by Mark Garcia January 21, 2014
Pool Slides are loads of fun, always ready for action. Since they are not mechanical, we don't often think of maintenance or repair issues - but they do exist.
In the last ten years, pool slide construction materials have changed, and this has led to presumably less maintenance or repair issues.
For instance, slides are no longer made from a fiberglass shell, with a thin gelcoat surface. Rotomolded polyethylene, or thermoplastic acrylic surfaces are used nowadays, with the color all the way through. And ladders are different too - gone are the flimsy aluminum legs, most slides now have a closed ladder design, which not only looks better, but is safer too.
Nonetheless, even these new style pool slides will need cleaning, maintenance and repairs. And, there are thousands of older pool slides installed in America, in need of some tender loving care.
So then - here's a short article on how to clean and maintain a pool slide, and some information on making some common pool slide repairs on your own.
Cleaning a pool slide is needed every few months to keep the original luster of your pool slide. Ladder treads and the top of the slide deck can catch dust and dirt, held fast by air borne oils and pollutants. Hair products, skin lotion and tanning oil residues can be left behind by users, and your slide could become the occassional target for birds flying overhead. The slide legs, which can be powder coated steel or aluminum, can develop scale or rust on the surfaces or around nuts, bolts and flanges.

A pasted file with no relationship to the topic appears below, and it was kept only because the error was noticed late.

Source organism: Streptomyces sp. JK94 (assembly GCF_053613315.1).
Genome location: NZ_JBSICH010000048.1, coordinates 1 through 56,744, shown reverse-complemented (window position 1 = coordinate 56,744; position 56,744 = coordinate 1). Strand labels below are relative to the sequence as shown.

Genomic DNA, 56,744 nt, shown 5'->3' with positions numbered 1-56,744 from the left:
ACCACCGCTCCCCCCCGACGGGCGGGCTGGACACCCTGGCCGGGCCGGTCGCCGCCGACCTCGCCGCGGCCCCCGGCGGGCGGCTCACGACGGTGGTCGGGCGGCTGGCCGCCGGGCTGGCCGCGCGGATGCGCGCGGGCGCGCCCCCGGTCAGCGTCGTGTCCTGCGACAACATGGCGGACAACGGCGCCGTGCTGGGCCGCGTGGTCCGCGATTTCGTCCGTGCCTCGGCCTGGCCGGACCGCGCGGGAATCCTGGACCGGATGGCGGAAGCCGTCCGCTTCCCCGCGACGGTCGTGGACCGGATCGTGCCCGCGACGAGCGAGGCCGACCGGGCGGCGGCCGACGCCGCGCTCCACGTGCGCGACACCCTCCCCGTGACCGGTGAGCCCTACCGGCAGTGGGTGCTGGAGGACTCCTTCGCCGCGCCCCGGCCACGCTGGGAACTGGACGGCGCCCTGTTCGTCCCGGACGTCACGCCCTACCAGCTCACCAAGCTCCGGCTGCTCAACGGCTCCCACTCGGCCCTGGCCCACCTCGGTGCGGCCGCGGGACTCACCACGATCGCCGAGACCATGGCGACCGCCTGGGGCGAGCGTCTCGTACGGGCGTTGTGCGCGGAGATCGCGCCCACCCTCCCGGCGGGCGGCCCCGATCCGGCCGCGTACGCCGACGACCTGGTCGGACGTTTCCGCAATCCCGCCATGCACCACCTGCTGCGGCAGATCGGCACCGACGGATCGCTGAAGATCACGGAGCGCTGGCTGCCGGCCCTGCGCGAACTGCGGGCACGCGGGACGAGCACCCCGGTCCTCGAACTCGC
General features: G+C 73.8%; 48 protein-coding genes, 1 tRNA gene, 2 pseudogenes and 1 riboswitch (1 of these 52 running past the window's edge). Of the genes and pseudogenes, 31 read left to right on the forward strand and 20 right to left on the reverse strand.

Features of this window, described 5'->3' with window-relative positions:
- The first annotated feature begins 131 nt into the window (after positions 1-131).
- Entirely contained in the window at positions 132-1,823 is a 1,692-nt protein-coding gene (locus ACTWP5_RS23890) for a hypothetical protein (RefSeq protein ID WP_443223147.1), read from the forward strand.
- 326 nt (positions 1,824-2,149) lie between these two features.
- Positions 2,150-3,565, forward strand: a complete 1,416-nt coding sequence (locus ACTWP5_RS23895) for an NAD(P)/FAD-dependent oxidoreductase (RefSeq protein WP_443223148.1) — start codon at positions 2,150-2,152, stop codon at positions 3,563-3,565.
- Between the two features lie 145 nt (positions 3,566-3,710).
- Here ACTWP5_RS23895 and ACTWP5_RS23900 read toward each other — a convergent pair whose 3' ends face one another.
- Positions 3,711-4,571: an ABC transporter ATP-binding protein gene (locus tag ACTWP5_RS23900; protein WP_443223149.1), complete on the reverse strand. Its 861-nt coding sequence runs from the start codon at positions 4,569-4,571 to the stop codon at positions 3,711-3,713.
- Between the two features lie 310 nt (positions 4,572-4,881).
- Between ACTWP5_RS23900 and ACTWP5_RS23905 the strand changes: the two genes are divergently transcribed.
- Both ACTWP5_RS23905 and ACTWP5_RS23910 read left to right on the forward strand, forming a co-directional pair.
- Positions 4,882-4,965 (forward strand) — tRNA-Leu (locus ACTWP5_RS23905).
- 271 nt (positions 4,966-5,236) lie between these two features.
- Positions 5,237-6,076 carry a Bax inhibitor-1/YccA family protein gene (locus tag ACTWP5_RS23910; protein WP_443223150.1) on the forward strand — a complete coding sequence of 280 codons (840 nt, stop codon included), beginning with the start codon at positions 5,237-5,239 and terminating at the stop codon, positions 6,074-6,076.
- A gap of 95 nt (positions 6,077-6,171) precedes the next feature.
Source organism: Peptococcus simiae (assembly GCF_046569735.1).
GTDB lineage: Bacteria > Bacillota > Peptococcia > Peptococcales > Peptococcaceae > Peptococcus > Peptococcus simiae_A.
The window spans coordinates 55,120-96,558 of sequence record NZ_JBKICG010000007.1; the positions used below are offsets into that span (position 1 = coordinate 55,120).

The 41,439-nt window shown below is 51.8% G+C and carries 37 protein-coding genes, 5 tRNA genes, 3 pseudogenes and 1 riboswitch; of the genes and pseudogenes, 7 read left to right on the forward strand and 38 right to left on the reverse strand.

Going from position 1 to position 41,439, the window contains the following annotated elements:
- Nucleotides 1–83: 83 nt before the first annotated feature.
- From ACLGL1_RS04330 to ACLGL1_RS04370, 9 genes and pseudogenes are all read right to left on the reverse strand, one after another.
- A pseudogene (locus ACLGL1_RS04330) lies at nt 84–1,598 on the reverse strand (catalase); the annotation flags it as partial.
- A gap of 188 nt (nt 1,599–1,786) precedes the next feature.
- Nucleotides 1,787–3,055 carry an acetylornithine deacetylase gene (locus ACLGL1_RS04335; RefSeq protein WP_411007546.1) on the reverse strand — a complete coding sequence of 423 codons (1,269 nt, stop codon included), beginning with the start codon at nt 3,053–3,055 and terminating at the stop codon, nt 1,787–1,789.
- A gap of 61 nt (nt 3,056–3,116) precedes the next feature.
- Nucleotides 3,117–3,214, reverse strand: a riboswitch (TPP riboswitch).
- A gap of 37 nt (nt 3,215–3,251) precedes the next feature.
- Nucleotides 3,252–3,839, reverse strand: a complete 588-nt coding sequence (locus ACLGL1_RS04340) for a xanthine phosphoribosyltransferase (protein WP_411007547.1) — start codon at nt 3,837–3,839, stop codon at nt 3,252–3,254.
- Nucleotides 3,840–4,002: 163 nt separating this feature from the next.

Pool slides get dirty - and need at least an annual cleaning.
For all surfaces, if you clean it often, you will only need to use a small amount of dish soap and a soft cloth. For a deeper cleaning, you can gently use a granulated chlorine powder (not pool shock!), like Bon Ami or Clorox powder. Be careful not to scrub too hard, and use only a soft cloth. Windex (Ammonia) can be used to bring a polish or quick wipe downs. You also can use Formula 409 or Fantastik cleaners.
Don't use abrasive scrubbing pads, and don't use vinegar, Lysol, Pinesol, or other general purpose cleaners or disinfectants to clean a pool slide. Whichever cleaner you use, don't use too much, to keep the residue from getting into the pool. Some cleaners contain phosphates and nitrates that are best kept out of your pool.
Steel or Aluminum ladders and legs can be cleaned with the same cleaner, and rinsed onto the pool deck. Often, a quick wipe with a soft clean cloth and some windex is all that's needed. Use Bon Ami for scale build-up on aluminum.
For saltwater pools, indoor pools or pools by the ocean, it is recommended that the slide surfaces be rinsed daily to remove salt buildup. Cleaning schedules should be accelerated too, to keep the slide looking good.
Rinse slide well, then tape a heavy plastic trash bag onto the bottom of the slide, to catch soapy rinse water. Bonus tip - empty the bag before it gets too full!
Once per year, make a pool slide inspection - for safety and maintenance.
Remember that pool slides have a weight limit of 200-275 lbs. Exceed this limit and the slide could become damaged, or the slider could become injured. For more on safe and intended use of your pool slide, please see the owner's manual.